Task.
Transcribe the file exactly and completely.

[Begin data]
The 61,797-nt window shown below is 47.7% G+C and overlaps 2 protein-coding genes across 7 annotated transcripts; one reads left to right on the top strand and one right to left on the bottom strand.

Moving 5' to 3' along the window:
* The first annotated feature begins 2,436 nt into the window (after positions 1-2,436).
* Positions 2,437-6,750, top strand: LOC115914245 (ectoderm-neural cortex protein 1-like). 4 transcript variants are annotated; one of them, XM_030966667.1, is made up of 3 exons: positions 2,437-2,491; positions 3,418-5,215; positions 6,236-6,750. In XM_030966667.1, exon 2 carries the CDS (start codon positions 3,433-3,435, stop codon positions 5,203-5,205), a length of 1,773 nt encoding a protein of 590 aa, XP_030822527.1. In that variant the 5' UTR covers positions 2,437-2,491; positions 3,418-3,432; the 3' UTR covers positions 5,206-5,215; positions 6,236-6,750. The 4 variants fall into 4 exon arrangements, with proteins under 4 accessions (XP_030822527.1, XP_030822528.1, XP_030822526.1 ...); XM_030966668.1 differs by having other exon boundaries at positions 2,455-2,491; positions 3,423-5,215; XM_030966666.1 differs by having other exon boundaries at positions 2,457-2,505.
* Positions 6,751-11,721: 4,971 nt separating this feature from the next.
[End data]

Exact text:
The 61,797-nt window shown below is 47.7% G+C and overlaps 2 protein-coding genes across 7 annotated transcripts; one reads left to right on the top strand and one right to left on the bottom strand.

Moving 5' to 3' along the window:
* The first annotated feature begins 2,436 nt into the window (after positions 1-2,436).
* Positions 2,437-6,750, top strand: LOC115914245 (ectoderm-neural cortex protein 1-like). 4 transcript variants are annotated; one of them, XM_030966667.1, is made up of 3 exons: positions 2,437-2,491; positions 3,418-5,215; positions 6,236-6,750. In XM_030966667.1, exon 2 carries the CDS (start codon positions 3,433-3,435, stop codon positions 5,203-5,205), a length of 1,773 nt encoding a protein of 590 aa, XP_030822527.1. In that variant the 5' UTR covers positions 2,437-2,491; positions 3,418-3,432; the 3' UTR covers positions 5,206-5,215; positions 6,236-6,750. The 4 variants fall into 4 exon arrangements, with proteins under 4 accessions (XP_030822527.1, XP_030822528.1, XP_030822526.1 ...); XM_030966668.1 differs by having other exon boundaries at positions 2,455-2,491; positions 3,423-5,215; XM_030966666.1 differs by having other exon boundaries at positions 2,457-2,505.
* Positions 6,751-11,721: 4,971 nt separating this feature from the next.